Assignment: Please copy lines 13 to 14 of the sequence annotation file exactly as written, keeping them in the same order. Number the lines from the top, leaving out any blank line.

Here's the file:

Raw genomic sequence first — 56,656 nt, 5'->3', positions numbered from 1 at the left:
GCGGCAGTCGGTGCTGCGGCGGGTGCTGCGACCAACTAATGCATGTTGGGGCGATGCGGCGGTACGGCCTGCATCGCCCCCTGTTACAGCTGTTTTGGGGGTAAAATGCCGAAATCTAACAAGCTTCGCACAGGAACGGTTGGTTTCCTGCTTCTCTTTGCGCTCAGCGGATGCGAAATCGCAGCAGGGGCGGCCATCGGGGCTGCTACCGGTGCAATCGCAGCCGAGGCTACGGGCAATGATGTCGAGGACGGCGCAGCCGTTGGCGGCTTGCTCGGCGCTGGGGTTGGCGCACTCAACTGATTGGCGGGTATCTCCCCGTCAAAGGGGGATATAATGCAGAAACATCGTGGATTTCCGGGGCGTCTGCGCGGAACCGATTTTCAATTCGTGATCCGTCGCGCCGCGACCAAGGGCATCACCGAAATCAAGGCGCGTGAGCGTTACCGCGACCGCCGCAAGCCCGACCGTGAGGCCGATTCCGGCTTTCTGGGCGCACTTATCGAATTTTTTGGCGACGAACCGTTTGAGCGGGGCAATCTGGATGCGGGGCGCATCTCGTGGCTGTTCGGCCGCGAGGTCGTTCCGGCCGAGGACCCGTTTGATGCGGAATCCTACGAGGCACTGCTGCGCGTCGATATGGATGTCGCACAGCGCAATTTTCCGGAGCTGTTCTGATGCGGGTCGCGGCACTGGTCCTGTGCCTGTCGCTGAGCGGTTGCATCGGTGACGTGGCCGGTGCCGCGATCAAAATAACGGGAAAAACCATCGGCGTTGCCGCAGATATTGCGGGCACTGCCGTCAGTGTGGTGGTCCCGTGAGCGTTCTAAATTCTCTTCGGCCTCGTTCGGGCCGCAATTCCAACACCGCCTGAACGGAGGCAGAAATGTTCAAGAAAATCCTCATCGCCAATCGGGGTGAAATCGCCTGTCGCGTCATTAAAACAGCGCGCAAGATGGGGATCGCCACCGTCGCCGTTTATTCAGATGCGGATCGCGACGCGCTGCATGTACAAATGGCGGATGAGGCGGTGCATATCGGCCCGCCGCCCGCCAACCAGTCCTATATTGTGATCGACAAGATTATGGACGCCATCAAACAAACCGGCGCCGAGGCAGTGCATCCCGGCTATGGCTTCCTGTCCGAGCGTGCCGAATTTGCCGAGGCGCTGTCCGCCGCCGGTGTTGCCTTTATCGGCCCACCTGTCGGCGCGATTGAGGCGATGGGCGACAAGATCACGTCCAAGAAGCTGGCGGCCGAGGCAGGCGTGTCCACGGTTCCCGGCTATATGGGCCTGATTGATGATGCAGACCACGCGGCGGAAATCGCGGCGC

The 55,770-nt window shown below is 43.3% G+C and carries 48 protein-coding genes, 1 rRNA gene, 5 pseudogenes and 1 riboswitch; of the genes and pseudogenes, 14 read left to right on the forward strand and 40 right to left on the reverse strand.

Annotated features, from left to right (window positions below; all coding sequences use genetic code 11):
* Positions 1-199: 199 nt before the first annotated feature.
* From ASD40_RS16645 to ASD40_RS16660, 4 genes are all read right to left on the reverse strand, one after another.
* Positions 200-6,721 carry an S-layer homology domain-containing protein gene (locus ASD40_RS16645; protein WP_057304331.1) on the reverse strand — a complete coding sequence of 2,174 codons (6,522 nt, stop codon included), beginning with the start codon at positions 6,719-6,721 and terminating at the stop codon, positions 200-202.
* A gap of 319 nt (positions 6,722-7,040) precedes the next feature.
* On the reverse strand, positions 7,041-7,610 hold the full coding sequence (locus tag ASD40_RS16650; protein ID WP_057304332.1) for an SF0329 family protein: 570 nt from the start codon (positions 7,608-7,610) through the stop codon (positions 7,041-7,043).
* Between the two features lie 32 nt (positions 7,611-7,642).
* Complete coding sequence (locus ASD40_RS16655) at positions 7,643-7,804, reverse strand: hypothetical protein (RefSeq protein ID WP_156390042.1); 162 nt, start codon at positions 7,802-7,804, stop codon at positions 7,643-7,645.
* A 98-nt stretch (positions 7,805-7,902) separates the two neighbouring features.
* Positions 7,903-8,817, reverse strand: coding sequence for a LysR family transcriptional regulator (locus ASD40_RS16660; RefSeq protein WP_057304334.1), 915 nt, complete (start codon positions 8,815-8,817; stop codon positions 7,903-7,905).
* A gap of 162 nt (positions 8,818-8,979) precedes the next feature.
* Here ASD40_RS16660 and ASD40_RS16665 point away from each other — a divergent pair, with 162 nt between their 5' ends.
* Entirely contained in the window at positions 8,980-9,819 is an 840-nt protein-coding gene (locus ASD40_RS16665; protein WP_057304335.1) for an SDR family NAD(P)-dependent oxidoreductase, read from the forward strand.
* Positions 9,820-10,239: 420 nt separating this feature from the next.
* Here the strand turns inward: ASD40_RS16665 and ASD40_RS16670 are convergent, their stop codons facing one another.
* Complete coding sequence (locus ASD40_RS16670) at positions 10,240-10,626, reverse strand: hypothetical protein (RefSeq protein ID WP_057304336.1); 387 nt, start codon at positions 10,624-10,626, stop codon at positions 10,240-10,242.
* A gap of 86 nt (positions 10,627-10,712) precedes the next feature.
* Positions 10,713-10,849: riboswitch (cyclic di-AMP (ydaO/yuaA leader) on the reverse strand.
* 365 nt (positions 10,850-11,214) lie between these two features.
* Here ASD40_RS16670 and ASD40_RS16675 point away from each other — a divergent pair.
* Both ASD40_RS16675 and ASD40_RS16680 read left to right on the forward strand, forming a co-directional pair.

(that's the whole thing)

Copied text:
* Positions 7,903-8,817, reverse strand: coding sequence for a LysR family transcriptional regulator (locus ASD40_RS16660; RefSeq protein WP_057304334.1), 915 nt, complete (start codon positions 8,815-8,817; stop codon positions 7,903-7,905).
* A gap of 162 nt (positions 8,818-8,979) precedes the next feature.